Notable stat: The Denmark win marks a sixth straight result for European teams so far.

Croatia 2-0 Nigeria

Kaliningrad Stadium, Kaliningrad

Attendance: 31,136

Croatian vs. Nigeria was a match that looked to be the decider in who would go through besides Argentina in Group D. Neither side took real control from the start and it was and up and down game. Boasting midfield maestros like Real Madrid’s Luka Modrić and FC Barcelona’s Ivan Rakitić, Croatia was expected to take control of the match. Ivan Perisić had a good opportunity from outside the box in the 14th minute but, other than that, the Croatians found it hard to penetrate through the Nigerian defense. Croatia would take the lead in the 32nd minute thanks to a corner kick that ended rebonding off the foot of Nigerian defender Oghenekaro Etebo for the own goal.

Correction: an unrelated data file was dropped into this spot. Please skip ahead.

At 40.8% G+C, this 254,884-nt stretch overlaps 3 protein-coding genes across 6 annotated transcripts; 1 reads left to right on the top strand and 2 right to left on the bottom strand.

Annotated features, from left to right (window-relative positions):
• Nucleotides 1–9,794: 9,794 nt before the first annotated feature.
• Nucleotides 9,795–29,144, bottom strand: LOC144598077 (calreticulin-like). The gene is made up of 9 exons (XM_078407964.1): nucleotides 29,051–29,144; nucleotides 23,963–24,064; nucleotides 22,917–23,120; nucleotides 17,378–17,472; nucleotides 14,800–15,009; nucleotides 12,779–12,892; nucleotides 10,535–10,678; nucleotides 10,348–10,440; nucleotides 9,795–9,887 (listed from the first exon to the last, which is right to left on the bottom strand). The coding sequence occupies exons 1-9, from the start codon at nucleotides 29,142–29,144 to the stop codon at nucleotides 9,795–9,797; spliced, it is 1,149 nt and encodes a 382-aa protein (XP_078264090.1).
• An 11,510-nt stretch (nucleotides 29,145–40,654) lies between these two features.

The second half continued with much of the up and down action of the first half and neither team able to put a stranglehold on the result. A foul inside the box during a corner led a penalty for Croatia which Modrić converted in the 71st minute. Nigeria’s young squad - the youngest in this edition of the World Cup - would not be able to come back on the scoreboard.

Analysis: Both teams had question marks after coaching changes during qualification. In Croatia’s case, they rescue the result with an important three points and breathe a sigh of relief. The pressure moves on Nigeria, however, who will need a result in their next match because of the split points between Argentina and Iceland earlier in the day. The Super Eagles may be staring at an early exit if they cannot find a reliable forward up top.

Notable stat: It took 59 minutes for a shot on target to materialize in Croatia vs. Nigeria, the longest drought in a World Cup match.

Upcoming Matches (All Times CT):

Sunday, June 17